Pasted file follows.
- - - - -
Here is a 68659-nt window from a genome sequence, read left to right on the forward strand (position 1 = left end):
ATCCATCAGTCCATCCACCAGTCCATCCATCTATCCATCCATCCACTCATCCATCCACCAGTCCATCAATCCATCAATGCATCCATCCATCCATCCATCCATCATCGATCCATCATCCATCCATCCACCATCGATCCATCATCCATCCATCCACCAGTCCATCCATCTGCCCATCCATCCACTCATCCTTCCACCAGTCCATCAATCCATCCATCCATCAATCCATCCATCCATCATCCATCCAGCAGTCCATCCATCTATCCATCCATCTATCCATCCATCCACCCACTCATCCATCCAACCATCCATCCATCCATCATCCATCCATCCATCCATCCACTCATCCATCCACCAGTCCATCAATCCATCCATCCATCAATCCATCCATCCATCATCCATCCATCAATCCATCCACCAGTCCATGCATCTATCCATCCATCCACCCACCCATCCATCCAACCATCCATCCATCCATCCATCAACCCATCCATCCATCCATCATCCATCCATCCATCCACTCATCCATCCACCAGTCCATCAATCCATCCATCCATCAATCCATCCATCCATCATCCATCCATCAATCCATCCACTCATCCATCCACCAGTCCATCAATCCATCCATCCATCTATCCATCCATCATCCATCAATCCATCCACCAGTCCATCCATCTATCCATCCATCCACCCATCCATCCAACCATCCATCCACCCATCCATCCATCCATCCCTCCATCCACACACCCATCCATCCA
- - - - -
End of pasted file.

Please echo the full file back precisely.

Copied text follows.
Here is a 68659-nt window from a genome sequence, read left to right on the forward strand (position 1 = left end):
ATCCATCAGTCCATCCACCAGTCCATCCATCTATCCATCCATCCACTCATCCATCCACCAGTCCATCAATCCATCAATGCATCCATCCATCCATCCATCCATCATCGATCCATCATCCATCCATCCACCATCGATCCATCATCCATCCATCCACCAGTCCATCCATCTGCCCATCCATCCACTCATCCTTCCACCAGTCCATCAATCCATCCATCCATCAATCCATCCATCCATCATCCATCCAGCAGTCCATCCATCTATCCATCCATCTATCCATCCATCCACCCACTCATCCATCCAACCATCCATCCATCCATCATCCATCCATCCATCCATCCACTCATCCATCCACCAGTCCATCAATCCATCCATCCATCAATCCATCCATCCATCATCCATCCATCAATCCATCCACCAGTCCATGCATCTATCCATCCATCCACCCACCCATCCATCCAACCATCCATCCATCCATCCATCAACCCATCCATCCATCCATCATCCATCCATCCATCCACTCATCCATCCACCAGTCCATCAATCCATCCATCCATCAATCCATCCATCCATCATCCATCCATCAATCCATCCACTCATCCATCCACCAGTCCATCAATCCATCCATCCATCTATCCATCCATCATCCATCAATCCATCCACCAGTCCATCCATCTATCCATCCATCCACCCATCCATCCAACCATCCATCCACCCATCCATCCATCCATCCCTCCATCCACACACCCATCCATCCA